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Valentino Flagship Store Gives NYC’s 5th Avenue New Style

Shopping in Manhattan always has something new, even the architecture.
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Change is a constant in New York City, and the new Valentino flagship store on 5th Avenue is a bold reminder of that fact. In a city as established as New York, it’s sometimes surprising to see how quickly an icon can change into something different.

Another page turned when the gilded look of the facade of Takashimaya’s department store gave way to the new, equally dramatic, yet entirely modern Valentino vision from David Chipperfield Architects. Here’s how the new store came to be.

Valentino and David Chipperfield Have History

When patriarch Valentino Garavani retired from the Italian fashion house in 2008, creative directors Maria Grazia and Pierpaolo Piccioli began their work bringing the Valentino name forward for yet another generation. More than just fashion was involved in this transformation; architecture would play an important role, and Chipperfield was already on board.

Garavani had worked with Chipperfield before his retirement, at least on a few projects. And although the firm is well-known for the striking Neues Museum renovation in Berlin, Chipperfield has other roots in the fashion industry. He had already worked with Dolce & Gabbana and Japanese fashion designer Issey Miyake before opening his own firm in 2006.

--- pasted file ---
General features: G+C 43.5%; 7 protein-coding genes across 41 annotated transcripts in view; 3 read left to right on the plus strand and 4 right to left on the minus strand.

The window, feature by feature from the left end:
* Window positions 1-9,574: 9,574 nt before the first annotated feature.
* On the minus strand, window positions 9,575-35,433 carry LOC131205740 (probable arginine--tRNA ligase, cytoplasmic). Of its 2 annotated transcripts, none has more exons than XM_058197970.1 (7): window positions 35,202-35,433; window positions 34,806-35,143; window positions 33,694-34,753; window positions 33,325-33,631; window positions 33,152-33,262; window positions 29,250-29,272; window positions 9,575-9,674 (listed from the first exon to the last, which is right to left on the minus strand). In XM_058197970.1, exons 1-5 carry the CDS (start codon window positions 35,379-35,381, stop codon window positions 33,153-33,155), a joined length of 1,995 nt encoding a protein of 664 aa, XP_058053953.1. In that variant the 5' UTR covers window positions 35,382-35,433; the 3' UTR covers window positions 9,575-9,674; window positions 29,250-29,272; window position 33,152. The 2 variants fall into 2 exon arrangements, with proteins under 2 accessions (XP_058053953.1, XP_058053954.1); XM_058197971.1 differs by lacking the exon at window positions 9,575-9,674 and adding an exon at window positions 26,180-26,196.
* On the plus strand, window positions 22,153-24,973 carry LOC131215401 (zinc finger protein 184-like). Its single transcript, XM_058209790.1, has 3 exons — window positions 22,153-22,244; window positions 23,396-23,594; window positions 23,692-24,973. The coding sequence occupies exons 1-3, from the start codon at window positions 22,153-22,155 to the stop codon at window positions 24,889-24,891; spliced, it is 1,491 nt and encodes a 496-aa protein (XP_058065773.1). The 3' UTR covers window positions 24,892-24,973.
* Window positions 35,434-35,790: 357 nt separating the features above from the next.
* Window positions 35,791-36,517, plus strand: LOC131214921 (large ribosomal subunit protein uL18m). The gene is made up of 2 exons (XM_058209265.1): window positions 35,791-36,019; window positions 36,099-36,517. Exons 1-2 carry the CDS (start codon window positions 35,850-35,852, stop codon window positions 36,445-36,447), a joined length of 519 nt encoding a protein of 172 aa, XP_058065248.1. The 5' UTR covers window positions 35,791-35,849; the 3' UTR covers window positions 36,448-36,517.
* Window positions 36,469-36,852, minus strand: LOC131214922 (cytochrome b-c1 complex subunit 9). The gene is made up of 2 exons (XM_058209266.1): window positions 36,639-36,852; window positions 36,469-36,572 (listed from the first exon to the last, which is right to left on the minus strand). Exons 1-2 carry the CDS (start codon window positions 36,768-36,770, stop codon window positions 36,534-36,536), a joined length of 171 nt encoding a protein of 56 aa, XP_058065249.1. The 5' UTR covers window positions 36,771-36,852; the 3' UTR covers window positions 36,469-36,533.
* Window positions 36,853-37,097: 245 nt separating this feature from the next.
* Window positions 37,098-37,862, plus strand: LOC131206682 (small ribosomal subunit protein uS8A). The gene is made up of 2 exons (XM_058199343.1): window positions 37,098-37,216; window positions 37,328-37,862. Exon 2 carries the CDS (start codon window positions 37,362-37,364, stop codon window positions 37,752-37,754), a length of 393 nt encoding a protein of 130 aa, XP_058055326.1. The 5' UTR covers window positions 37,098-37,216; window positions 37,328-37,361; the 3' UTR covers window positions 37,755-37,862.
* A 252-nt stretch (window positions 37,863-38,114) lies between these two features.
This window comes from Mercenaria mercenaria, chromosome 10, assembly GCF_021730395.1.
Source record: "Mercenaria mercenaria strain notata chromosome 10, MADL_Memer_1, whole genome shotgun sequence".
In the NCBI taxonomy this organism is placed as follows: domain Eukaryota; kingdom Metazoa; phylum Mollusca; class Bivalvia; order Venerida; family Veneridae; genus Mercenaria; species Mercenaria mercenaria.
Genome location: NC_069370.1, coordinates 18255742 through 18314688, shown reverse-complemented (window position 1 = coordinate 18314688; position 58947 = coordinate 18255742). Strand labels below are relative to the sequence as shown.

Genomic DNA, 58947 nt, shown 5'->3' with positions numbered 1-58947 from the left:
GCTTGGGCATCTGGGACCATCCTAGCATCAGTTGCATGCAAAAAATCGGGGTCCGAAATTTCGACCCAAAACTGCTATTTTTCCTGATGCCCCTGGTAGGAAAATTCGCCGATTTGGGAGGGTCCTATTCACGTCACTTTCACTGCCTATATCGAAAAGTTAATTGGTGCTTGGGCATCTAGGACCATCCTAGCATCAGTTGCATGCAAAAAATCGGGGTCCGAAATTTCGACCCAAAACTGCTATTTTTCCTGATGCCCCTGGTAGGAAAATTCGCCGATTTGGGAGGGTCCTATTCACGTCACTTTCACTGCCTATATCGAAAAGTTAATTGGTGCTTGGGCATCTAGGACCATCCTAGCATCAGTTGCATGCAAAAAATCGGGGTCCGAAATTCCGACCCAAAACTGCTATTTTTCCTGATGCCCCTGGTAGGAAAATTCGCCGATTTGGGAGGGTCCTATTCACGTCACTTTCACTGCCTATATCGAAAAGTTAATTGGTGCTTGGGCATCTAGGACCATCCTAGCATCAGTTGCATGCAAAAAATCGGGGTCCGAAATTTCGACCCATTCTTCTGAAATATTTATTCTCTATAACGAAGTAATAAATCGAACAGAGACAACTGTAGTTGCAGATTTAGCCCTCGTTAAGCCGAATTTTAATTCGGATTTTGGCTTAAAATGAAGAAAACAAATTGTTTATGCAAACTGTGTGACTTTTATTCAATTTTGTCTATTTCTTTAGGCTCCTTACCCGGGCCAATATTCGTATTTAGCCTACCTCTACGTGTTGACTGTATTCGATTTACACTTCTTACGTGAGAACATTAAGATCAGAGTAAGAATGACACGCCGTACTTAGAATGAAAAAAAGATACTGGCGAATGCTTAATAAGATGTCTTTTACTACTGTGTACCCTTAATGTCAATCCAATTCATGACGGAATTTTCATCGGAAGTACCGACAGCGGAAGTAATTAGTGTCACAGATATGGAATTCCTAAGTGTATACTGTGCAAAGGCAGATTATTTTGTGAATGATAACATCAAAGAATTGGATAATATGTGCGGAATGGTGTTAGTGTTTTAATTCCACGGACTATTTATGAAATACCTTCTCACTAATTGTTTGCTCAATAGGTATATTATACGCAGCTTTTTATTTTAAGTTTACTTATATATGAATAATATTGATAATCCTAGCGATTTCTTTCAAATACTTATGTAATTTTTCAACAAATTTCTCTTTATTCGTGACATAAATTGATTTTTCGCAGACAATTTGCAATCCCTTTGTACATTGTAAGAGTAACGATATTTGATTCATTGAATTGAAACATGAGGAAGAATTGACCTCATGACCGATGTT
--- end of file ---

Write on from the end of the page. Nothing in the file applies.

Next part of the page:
Everything’s New From the Bottom Up

Chipperfield created a new face for Valentino’s New York store, both inside and out. Takashimaya’s ornate black and red columns, gold leaf ceiling, and and touches of onyx and marble once held court. But the new look is more serious and modern with gray terrazzo floors and an abundance of concrete and marble.

The former 42-foot ceiling was lowered for Valentino, creating a second floor women’s department with overlook and a fully-enclosed men’s department on the third floor. Even the lighting went in another direction with LEDs providing a brilliant, true-color appearance without any frills. The high-glam Takashimaya store would have been competition for the Valentino line. But the bold yet streamlined Chipperfield transformation creates the perfect stage.

But Only Up So Far

If you notice anything missing from the Valentino storefront renovation, you’re not imagining things. The new facade only travels up so far – eight stories high, to be exact. The building includes a 21-story tower, which was designed in 1993 by John Burgee Architects, and the tower remains as it was.

The old black and red granite columns of the Takashimaya facade are gone. And in their place stands an 8-story curtain wall of glass and steel, with the Valentino name over the door. The first three floors house the Valentino store, and the remaining 3 in the lower section are to be leased out.

While some buildings in major cities might seem timeless, time also marches on. With it comes new ideas and new visions for the future. Where Takashimaya’s vision embodied all that was the 1990s, Chipperfield’s work for Valentino is spot-on for a new modern generation.

Architecture is about more than designing a building. It’s about creating a whole experience that works for its purpose and for the people who use it. Valentino’s new flagship store is cutting-edge design for today, but who knows what the next incarnation of New York City’s famous 5th Avenue will bring.

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